Proto Labs is helping researchers at the University of Houston move a science fiction concept to a real-world application that may help paraplegics walk again.
A University of Houston research lab is developing a powered exoskeleton that will be part of a futuristic brain-machine robotics system. Proto Labs is helping by providing custom-machined aluminum-joint housings.
Photo Courtesy: University of Houston
A multidisciplinary research team that includes engineers, neuroscientists, health professionals, and students is working to create, from scratch, a powered wearable robotic device that allows those with lower-limb paralysis from spinal injury, disease, or stroke to regain mobility without a walker or canes.
A sci-fi element lives on in the project, which is taking place at the university’s Laboratory for Noninvasive Brain-Machine Interface Systems. As the lab’s futuristic name suggests, the ultimate goal is to allow users to control the exoskeleton—commanding it to go forward or backward, to turn, sit, or stand—using their thoughts instead of a joystick, switches, or external operator typical of other devices.
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The new issue of Proto Labs Journal is out and includes a cover story focusing on the digital transformation of injection molding. A related, second feature story explores the pros and cons of printed plastic molds.
The cover story reports on how automating the front-end of the manufacturing process has reinvented injection molding, and served as a game-changer for the entire industry.
The related feature, “3D-Printed Molds,” advises product designers, engineers and developers to take a careful look at part finish, size, design capabilities, mold longevity considerations and cost when comparing printed plastic molds to aluminum tooling.
Elsewhere in the Journal, look for our Eye on Innovation feature, which highlights cool new products and technology you should know about.
Read the entire Journal here.
We’re always on the hunt for though-provoking content, so send your cool project or article idea to our editor at email@example.com.
Thanks and enjoy the issue!
The story of how Proto Labs helped a French company with a revolutionary sailboat winch design started with a daring adventure at sea.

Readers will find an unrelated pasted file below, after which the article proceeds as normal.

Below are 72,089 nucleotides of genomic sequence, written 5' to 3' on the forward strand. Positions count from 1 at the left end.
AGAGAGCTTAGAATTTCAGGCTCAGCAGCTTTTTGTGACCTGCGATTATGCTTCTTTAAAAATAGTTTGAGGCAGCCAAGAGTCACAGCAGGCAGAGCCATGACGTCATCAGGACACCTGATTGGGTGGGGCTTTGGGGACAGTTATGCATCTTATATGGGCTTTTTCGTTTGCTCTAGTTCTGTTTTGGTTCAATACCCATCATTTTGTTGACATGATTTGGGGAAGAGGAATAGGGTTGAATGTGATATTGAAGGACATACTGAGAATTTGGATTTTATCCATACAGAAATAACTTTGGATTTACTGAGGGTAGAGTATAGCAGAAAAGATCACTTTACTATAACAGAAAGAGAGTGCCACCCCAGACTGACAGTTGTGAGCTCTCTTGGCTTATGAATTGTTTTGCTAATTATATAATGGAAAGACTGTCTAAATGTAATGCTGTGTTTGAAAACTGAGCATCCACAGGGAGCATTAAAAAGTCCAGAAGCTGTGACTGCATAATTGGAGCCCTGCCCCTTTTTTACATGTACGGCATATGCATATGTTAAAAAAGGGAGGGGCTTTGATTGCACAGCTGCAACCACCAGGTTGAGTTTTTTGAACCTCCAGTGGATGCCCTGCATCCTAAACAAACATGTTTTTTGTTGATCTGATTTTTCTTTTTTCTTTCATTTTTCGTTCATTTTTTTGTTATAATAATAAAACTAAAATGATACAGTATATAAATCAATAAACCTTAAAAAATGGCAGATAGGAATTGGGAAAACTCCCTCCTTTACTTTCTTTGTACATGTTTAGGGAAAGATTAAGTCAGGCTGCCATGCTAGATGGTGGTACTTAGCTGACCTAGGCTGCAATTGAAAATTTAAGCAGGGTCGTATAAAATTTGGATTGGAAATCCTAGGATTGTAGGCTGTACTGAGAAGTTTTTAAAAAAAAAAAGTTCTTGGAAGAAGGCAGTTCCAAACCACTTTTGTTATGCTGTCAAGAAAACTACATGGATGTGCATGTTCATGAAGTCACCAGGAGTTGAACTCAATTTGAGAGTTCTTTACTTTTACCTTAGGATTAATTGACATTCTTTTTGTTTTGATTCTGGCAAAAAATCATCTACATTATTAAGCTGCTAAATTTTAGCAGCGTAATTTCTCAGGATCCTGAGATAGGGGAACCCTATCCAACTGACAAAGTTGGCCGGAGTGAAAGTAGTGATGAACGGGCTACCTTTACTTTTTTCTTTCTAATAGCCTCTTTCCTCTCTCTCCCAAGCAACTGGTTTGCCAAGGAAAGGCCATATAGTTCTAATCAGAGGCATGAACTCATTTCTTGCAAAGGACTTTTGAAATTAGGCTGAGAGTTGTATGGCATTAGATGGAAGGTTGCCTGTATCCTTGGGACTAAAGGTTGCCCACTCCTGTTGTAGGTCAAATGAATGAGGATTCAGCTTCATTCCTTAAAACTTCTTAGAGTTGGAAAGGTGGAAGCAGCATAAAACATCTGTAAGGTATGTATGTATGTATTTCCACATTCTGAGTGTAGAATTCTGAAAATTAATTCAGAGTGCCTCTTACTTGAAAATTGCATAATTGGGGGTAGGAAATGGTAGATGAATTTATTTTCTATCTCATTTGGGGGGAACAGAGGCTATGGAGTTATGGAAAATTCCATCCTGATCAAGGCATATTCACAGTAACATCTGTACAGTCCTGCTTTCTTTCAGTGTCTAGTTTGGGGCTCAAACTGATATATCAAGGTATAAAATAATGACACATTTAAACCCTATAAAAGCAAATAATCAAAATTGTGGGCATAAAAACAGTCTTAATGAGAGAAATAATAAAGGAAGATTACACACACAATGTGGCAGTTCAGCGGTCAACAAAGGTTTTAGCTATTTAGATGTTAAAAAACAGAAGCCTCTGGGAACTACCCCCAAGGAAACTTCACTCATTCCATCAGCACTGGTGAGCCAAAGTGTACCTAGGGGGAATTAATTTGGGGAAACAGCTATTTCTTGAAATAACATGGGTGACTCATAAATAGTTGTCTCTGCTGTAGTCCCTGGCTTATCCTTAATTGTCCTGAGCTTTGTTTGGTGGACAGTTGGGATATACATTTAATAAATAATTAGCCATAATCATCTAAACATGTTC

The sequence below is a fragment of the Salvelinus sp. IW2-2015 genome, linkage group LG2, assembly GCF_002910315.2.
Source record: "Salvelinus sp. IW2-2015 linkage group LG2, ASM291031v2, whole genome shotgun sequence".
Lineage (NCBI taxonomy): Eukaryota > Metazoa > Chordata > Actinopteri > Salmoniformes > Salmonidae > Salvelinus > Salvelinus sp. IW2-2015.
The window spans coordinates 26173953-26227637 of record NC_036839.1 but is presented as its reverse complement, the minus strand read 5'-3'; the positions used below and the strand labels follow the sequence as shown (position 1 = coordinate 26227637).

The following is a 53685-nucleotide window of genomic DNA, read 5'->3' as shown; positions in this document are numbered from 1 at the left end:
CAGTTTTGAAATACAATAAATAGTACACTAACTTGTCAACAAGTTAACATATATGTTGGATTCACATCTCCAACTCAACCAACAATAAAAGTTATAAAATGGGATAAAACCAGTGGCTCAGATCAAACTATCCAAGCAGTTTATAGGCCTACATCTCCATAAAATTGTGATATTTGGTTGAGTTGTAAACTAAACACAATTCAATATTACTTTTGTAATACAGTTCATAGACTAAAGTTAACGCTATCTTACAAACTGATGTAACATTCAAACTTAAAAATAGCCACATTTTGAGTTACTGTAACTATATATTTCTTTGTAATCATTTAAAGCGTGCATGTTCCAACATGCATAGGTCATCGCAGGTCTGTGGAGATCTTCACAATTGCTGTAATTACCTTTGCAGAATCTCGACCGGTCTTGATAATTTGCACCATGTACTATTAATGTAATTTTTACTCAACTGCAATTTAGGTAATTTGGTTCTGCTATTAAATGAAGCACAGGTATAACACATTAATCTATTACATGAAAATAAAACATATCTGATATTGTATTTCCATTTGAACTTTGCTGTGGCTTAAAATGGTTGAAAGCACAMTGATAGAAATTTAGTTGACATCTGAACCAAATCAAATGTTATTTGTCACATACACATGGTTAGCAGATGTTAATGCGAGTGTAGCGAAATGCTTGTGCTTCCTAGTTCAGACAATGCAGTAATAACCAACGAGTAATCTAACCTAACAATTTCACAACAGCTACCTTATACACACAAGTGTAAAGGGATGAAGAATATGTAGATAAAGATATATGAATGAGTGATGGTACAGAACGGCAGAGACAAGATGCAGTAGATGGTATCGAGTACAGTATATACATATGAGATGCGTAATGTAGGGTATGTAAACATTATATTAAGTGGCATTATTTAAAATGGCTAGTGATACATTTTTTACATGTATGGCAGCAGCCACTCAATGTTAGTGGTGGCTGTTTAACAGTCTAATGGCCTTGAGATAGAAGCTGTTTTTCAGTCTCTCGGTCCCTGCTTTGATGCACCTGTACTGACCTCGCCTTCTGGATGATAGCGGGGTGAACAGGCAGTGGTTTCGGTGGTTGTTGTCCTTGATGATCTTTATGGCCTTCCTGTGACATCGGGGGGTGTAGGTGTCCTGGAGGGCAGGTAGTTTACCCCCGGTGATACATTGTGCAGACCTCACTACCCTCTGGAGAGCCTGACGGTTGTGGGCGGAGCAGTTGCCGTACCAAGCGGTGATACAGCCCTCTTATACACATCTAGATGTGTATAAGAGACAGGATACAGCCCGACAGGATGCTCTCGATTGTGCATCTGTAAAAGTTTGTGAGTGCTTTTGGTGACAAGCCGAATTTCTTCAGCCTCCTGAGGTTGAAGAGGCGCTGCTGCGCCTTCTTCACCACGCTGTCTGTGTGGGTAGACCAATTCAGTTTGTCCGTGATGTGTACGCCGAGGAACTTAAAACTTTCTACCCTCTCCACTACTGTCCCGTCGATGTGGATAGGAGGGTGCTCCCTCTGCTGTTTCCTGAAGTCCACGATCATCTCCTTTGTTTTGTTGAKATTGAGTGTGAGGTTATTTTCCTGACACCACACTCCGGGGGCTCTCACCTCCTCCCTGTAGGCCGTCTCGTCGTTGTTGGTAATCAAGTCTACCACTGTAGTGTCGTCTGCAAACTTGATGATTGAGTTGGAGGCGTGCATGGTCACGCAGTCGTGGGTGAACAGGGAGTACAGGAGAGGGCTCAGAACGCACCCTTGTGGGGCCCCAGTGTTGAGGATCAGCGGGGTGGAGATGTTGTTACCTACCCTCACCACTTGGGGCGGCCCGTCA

Pontos, the Saint Malo, France firm that’s reinventing sailboat winches, was co-founded by Michel Chenon and Darryl Spurling in 2010 after, as they describe it, a “hair-raising” close call that brought their sailboat dangerously close to the rocky outcrops of the narrow straits off the island of Brehat, France.
On the high seas, Pontos’ winch models have proven their worth in a variety of yacht races and regattas worldwide. Photo Courtesy: Pontos
The boat was equipped with a winch for the hoisting and furling of the sails that proved to be too physically challenging for the inexperienced crew to use.
This adventure led the two, along with a research and development team, to spend an intense three years creating and perfecting — with the help of Proto Labs’ rapid manufacturing services — the design of what would become a game-changing new line of sailboat winches. These now award-winning winches would also eventually be used on sailboats that would win or be competitive in several notable yacht races and regattas worldwide.
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The developers of AgPulse, a water-management system that uses wireless technology and the internet of things to optimize watering and irrigation for farms, have been presented with the latest Proto Labs Cool Idea! Award, a service grant given to innovative companies.
This AgPulse sprinkler control system is set up in a vineyard. Photo Courtesy: Mist Labs/AgPulse
AgPulse, developed by California-based Mist Labs, Inc., uses a set of wireless soil sensors to continuously monitor and optimize farm, vineyard or orchard irrigation, though it can also be used for backyards and gardens.
Mist Labs used the Cool Idea! Award grant from Proto Labs to manufacture its custom-designed components that were injection molded using high-strength polycarbonate in order to withstand the conditions of an agricultural environment.
“Water is a valuable commodity,” says Proto Labs founder Larry Lukis. “This product will help conserve this important natural resource and help all of us, whether we’re large-scale farmers or backyard gardeners, to use water more efficiently.”
READ THE PRESS RELEASE HERE.
HAVE AN INNOVATIVE PRODUCT DESIGN? APPLY FOR THE COOL IDEA! AWARD TODAY!
Network television may seem an unlikely source for manufacturing innovation, but don’t say that to the designers of the robots competing in season two of ABC-TV’s BattleBots (a 10-episode run starts Thursday, June 23).
The Ringmaster (left) in action on ABC-TV’s BattleBots.
Photo Courtesy: ABC-TV
Two competitors in the show turned to Proto Labs recently for prototyping and end-use parts for their warrior robots.
California-based freelance product designer Hal Rucker created The Ringmaster robot, using Proto Labs’ 3D printing for plastic prototypes and production parts, and CNC machining for magnesium end-use parts.
Independent product developer Christian Carlberg, also of California, and his 13-year-old daughter Carissa, designed The Overdrive robot using Proto Labs’ CNC machining to fabricate two sets of parts for Overdrive’s weapon pulley system.
Overdrive’s designers looked to Proto Labs for help with parts for the weapon pulley system.
Photo Courtesy: Christian Carlberg
And who ultimately claimed victory in this clash of the robot titans? BattleBot designers were sworn to secrecy, so we’ll just have to tune in to see who won.
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